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Walden: It's all downhill from here for old man Shabazz Muhammad
This is an archived article that was published on sltrib.com in 2013, and information in the article may be outdated. It is provided only for personal research purposes and may not be reprinted.

There are plenty of fascinating and disturbing revelations in the L.A. Times' profile of UCLA basketball star Shabazz Muhammad and his professional puppeteer of a father, Ron Holmes, whose scheming might be considered Machiavellian were its scope not limited to basketball instead of geopolitical domination.

Then again, LeBron James makes tens of millions more every year than Barack Obama, so who am I to question the direction of Holmes' ambitions?

Among the more notable tidbits from the Times:

• Holmes, a former college basketball player, took thoroughbred breeding into account in his relationships and chose his future wife, a point guard, sprinter and hurdler at Cal State Long Beach, because they would one day "make some All-Americans."

• Holmes chose his children's names on the basis of them being "marketable worldwide."

• Holmes instructed Shabazz to play at UCLA because it had little depth and he would be the unquestioned star there, whereas at Duke or Kentucky, he'd have to share the spotlight.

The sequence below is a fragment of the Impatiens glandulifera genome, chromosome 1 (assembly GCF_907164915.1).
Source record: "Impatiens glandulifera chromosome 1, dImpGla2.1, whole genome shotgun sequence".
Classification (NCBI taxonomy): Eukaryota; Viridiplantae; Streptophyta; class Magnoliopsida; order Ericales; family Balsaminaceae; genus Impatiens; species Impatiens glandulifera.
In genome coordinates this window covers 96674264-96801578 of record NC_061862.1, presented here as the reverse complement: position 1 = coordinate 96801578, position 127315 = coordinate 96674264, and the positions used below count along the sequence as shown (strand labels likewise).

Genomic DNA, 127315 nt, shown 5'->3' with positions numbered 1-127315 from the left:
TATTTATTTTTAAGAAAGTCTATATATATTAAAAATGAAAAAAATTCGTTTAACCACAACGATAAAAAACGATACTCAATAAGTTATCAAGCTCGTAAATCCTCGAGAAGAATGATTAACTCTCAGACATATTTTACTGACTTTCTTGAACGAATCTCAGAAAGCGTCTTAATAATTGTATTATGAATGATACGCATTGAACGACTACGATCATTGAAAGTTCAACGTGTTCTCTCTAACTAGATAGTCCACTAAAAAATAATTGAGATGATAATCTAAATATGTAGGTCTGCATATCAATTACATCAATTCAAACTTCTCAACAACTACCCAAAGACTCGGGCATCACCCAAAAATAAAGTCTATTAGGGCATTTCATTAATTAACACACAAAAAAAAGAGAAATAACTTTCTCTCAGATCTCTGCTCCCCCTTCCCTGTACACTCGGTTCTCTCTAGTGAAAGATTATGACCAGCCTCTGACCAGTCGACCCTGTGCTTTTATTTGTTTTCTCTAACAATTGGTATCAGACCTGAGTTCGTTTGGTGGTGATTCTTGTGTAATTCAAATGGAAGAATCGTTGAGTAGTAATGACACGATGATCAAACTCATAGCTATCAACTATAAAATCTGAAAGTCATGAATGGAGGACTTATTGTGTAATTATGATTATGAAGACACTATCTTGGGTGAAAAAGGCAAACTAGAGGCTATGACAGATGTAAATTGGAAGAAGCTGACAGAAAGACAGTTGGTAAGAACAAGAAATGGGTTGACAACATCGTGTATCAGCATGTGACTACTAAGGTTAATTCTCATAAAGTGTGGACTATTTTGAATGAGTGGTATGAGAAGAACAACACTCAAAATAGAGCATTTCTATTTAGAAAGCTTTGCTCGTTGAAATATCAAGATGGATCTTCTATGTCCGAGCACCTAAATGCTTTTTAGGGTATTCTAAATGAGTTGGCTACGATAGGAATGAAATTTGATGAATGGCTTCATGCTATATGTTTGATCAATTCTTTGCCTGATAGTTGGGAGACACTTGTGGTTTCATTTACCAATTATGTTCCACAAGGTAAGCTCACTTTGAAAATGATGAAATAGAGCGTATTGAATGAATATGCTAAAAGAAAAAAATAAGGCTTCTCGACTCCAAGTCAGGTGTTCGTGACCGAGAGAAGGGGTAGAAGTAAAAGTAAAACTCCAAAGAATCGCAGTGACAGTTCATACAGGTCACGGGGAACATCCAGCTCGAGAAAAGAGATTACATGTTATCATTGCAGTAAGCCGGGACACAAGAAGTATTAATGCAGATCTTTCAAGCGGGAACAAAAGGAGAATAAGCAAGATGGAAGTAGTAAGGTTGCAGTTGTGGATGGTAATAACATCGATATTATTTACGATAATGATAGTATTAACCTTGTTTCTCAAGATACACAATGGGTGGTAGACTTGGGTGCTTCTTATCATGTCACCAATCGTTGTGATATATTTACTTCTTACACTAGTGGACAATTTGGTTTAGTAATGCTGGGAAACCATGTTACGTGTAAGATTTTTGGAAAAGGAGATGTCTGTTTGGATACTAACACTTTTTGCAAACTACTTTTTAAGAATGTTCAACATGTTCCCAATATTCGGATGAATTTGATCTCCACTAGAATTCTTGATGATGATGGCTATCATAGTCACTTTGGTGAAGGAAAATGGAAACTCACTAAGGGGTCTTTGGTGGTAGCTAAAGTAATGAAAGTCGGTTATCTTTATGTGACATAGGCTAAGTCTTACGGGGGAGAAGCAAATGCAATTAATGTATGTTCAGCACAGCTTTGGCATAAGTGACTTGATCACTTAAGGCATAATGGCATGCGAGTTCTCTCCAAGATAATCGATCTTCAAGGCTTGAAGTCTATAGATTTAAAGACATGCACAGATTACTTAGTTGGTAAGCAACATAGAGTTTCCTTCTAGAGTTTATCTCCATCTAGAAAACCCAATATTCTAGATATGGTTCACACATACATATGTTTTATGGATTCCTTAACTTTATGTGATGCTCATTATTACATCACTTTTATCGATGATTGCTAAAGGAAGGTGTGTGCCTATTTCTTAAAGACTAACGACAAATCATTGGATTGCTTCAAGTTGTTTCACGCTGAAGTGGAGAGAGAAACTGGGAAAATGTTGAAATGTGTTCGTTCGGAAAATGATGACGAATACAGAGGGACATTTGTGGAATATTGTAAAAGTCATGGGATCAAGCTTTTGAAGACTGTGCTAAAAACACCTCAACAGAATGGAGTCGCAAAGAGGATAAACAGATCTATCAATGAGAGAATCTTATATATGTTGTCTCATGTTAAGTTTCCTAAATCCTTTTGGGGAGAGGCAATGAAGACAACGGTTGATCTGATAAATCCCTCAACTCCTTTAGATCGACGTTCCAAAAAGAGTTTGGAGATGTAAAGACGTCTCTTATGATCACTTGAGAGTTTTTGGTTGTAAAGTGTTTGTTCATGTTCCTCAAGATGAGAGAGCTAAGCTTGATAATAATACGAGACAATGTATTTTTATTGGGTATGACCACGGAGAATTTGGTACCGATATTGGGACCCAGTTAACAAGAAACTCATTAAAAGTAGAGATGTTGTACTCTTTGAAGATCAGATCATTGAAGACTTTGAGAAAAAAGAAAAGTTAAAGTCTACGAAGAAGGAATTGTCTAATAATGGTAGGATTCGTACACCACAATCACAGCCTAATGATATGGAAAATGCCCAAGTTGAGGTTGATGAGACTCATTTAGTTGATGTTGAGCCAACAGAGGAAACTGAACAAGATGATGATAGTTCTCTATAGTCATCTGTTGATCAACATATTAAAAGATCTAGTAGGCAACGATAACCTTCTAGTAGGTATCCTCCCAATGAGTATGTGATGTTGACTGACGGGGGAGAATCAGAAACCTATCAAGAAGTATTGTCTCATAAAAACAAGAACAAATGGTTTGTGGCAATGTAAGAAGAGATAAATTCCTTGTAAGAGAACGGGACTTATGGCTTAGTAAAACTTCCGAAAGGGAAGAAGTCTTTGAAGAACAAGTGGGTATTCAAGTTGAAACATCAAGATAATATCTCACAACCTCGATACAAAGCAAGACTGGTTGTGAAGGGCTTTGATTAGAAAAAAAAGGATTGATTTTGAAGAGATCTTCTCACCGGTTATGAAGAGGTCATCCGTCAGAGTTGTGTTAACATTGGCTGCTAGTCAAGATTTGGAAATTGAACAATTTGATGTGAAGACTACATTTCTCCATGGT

There's some certifiable dirtbaggery going on there.

However, of far more interest to EVERYONE, it would appear, was the revelation that, at some point, Holmes shaved a year off Muhammad's age, and that the college freshman and heretofore assumed NBA lottery pick is actually 20 years old instead of 19.

Cue the air raid sirens — we've got a catastrophe here!

• "There's no denying … that a 19-year-old Muhammad is more attractive to NBA scouts than a 20-year-old Muhammad," noted Gary Parrish of CBSsports.com.

• "NBA teams obviously prefer younger players, which is a big reason 22-year-old Damian Lillard slipped to No. 6 in last year's draft. Advancing a year in age will be especially questioned for Muhammad. … Is he just taking advantage of playing younger competition?" wrote ProBasketballTalk's Dan Feldman.

The one-year discrepancy was sufficiently serious business that Holmes attempted to bribe the Times writer with an offer of becoming Muhammad's publicist in exchange for burying the news.

I don't doubt there are NBA personnel who now consider Muhammad a lesser prospect. I also don't doubt these people are charlatans and hypocrites.

First off, I don't ever want to hear another NBA exec talk about the necessity of the age limit in place, especially considering no college senior has been drafted No. 1 overall since Kenyon Martin in 2000.

Secondly, is it that difficult to realize that a college player facing other college players is not the same as 14-year-old Danny Almonte dominating 12-year-olds in the Little League World Series?

What a world we live in when a guy who's not yet old enough to legally drink is already considered past his prime.

ewalden@sltrib.com

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